5 time-saving painting lessons I've learned from color-drenching living rooms as an interior designer – for a professional finish

You can't rush a paint job, but you can avoid time-consuming mistakes: here are the lessons I've learned from color-drenching

three images of color-drenched living rooms
(Image credit: Craig & Rose / Farrow & Ball / Benjamin Moore)

Painting the walls, woodwork, and ceiling the same color is a great way to make a space feel polished and sophisticated. On a practical level, it means there is no need for painter's tape, removing some of the more fiddly aspects of painting a room off your to-do list.

Not only does it look great and potentially save you time, but from my experience, it can also make a room feel larger. This is because when a whole room is painted the same color, the edges are blurred and the eye isn't drawn to its perimeter. Instead, there is one continuous color, whichever way you look. 

As you can tell, I'm a fan of this paint trend – if you are thinking of going for this monochromatic look (good choice) I've shared my interior painting tips and lessons from color-drenching living rooms below, so you can get a pro finish first time around.

5 lessons from color-drenching living rooms

If you are still deliberating over color charts, consider the best colors to make your living room happy, and read up on the wall-painting mistakes to avoid.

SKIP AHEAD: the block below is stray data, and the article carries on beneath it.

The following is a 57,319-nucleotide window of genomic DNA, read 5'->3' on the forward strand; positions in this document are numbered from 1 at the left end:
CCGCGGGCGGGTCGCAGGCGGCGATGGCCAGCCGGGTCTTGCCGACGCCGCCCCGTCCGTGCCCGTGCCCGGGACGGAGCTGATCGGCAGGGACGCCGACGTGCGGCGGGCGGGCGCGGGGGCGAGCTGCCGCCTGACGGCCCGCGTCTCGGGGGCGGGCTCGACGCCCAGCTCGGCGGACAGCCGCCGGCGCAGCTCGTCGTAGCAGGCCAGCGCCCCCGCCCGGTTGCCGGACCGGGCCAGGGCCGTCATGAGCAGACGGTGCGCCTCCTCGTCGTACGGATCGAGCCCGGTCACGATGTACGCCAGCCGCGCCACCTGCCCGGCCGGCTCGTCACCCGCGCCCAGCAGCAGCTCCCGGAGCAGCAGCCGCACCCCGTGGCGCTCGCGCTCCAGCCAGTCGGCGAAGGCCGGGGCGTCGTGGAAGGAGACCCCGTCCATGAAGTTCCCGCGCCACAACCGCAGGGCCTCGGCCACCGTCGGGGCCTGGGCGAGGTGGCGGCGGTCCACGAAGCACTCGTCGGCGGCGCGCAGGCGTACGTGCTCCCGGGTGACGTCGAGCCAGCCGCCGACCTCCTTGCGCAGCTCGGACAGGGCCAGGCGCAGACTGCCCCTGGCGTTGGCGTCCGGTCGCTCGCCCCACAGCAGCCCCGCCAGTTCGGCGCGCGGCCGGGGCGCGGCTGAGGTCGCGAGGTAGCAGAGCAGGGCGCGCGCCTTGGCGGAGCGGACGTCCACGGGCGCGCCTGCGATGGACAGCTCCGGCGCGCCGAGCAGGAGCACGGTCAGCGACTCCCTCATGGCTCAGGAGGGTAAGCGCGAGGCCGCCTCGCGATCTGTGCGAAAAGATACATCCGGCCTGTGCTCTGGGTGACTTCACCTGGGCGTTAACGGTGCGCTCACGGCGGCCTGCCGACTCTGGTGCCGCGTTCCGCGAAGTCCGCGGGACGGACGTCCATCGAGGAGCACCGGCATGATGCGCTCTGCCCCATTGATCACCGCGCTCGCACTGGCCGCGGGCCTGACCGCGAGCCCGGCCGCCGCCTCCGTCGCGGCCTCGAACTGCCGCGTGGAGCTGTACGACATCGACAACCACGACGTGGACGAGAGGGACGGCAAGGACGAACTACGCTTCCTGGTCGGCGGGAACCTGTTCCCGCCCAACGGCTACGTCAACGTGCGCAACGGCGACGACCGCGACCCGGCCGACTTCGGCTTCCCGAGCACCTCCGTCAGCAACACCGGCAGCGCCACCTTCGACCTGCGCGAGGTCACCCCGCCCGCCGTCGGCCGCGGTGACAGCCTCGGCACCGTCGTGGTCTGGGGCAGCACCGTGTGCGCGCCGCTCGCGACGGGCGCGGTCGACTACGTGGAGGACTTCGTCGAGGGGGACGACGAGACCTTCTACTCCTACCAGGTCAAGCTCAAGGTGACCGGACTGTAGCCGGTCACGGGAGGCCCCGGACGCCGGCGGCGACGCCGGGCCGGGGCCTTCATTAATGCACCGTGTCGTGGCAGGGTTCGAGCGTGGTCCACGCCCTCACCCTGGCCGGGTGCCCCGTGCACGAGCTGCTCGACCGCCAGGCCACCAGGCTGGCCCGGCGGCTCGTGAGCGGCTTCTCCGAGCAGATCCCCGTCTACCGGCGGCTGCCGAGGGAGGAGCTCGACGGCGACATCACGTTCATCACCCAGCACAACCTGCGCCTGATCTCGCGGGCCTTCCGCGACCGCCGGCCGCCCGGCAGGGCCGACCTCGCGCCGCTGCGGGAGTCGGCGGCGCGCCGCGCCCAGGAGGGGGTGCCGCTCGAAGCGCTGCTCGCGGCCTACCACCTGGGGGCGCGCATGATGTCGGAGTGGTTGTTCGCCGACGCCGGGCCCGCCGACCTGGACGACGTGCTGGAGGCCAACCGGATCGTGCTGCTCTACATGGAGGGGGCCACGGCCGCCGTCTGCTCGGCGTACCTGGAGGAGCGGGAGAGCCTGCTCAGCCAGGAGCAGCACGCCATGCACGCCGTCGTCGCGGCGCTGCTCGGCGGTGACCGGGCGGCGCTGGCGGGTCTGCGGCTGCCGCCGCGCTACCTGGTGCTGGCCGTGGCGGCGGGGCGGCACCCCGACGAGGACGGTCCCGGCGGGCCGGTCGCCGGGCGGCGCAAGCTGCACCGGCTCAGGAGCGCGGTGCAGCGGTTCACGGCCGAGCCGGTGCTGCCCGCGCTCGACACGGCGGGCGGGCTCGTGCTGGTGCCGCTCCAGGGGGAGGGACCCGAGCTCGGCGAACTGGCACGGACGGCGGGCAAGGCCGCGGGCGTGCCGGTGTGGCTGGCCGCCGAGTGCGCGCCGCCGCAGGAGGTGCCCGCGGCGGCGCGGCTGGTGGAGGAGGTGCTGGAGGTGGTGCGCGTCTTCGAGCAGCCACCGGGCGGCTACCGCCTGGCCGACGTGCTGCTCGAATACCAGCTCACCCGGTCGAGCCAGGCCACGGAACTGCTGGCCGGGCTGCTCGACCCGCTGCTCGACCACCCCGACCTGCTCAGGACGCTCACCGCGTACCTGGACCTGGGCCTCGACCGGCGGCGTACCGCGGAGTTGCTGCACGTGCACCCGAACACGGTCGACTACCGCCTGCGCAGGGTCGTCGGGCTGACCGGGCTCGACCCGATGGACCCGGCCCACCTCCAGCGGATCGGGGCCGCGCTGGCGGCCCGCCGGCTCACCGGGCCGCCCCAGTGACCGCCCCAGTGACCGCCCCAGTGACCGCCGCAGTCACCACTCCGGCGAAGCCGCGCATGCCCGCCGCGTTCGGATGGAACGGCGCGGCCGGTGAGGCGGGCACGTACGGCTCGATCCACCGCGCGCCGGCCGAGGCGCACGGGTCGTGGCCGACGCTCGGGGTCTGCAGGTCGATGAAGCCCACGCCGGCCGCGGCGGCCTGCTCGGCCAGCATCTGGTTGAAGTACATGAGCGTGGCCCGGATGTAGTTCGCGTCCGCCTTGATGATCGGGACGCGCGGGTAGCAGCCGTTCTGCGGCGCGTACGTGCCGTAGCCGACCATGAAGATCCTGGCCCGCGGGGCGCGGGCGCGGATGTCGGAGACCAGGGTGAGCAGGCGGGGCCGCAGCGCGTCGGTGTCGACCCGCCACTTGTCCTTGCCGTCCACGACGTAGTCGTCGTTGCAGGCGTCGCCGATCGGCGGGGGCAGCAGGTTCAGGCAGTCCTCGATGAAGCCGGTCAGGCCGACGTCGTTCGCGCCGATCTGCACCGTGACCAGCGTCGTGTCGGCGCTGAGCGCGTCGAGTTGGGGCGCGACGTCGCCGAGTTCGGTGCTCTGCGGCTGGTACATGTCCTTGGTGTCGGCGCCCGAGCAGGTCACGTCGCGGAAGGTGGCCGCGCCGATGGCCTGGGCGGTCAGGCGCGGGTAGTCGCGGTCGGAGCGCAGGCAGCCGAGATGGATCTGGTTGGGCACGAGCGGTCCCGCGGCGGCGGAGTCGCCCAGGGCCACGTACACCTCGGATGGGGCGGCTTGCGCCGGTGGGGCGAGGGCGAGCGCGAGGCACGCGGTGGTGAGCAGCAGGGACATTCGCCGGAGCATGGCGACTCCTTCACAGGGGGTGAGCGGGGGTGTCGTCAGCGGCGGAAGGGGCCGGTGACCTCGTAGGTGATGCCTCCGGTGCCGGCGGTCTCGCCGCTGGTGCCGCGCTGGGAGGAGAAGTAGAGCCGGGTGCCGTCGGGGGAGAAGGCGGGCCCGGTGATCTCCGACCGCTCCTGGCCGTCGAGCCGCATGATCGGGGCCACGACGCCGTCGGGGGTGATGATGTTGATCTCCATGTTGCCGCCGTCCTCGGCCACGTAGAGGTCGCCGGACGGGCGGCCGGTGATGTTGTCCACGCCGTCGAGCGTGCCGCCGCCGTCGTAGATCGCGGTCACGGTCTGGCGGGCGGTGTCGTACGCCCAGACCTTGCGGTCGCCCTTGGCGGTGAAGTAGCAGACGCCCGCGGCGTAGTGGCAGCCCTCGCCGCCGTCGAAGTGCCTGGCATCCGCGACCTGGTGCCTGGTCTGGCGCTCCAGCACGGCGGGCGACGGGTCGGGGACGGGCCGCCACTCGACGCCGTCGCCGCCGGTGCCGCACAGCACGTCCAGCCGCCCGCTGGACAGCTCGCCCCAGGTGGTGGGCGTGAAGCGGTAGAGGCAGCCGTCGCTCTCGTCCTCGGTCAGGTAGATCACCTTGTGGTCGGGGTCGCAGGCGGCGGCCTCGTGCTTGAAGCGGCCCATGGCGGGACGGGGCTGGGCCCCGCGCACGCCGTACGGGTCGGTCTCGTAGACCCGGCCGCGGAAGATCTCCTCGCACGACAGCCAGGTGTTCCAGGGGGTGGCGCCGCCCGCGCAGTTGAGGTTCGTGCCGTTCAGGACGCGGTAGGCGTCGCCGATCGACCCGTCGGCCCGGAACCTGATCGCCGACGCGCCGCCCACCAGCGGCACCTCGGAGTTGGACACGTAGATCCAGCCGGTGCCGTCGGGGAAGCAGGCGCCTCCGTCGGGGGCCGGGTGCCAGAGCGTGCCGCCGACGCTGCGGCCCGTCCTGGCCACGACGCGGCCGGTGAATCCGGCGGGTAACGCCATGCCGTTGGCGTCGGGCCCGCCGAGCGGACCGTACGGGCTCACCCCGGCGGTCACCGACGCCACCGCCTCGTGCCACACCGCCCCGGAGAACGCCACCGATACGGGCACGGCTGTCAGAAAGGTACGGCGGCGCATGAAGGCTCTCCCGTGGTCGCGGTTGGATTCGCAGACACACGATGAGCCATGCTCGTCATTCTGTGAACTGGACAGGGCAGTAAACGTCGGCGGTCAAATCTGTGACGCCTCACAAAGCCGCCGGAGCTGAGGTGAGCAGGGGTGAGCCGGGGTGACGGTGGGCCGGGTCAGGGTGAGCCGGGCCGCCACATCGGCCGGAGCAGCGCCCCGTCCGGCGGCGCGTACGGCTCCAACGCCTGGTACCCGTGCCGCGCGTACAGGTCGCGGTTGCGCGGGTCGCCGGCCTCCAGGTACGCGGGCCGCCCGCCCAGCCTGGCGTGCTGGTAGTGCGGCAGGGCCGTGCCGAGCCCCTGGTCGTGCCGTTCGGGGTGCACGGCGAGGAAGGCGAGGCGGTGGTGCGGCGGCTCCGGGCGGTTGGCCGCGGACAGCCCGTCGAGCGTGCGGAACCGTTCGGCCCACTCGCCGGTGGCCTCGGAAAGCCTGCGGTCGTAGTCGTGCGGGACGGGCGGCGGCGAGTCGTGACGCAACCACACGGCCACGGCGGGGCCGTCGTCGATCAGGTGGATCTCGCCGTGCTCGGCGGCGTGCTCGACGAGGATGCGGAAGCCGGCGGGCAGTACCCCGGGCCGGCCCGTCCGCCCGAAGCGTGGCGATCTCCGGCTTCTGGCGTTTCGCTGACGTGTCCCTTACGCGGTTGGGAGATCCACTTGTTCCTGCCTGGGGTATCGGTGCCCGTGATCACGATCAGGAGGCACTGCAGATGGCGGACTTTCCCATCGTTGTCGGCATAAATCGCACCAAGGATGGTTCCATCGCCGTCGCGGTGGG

1. Prepare well, with the right tools

color drenched living room with fireplace and seating

(Image credit: Farrow & Ball)

On a recent living room redesign that I worked on with a client, we spent an entire day preparing the room, and this made all the difference. We made a list of all the tasks, which I've outlined below, and gradually ticked them all off. Painting is tiring, especially when you're painting the ceiling, too. So give yourself plenty of time to prepare. This will mean that come paint day, you're ready and raring to go with clean walls and all the tools you need.

  • Empty the room – Move as much furniture as possible into another room. This might create some chaos, with living room furniture invading the dining room, for example, but it's not for long and will avoid paint splatters and frustration.
  • Get all your paint supplies together – Gather all of your painting supplies: cans of paint, rollers, paint brushes, paint trays, sanders, a knife for opening the paint can, a paint mixer, step ladders, dust sheets, and so on. Choose high-quality paint brushes, at Amazon, to make painting quick and easy.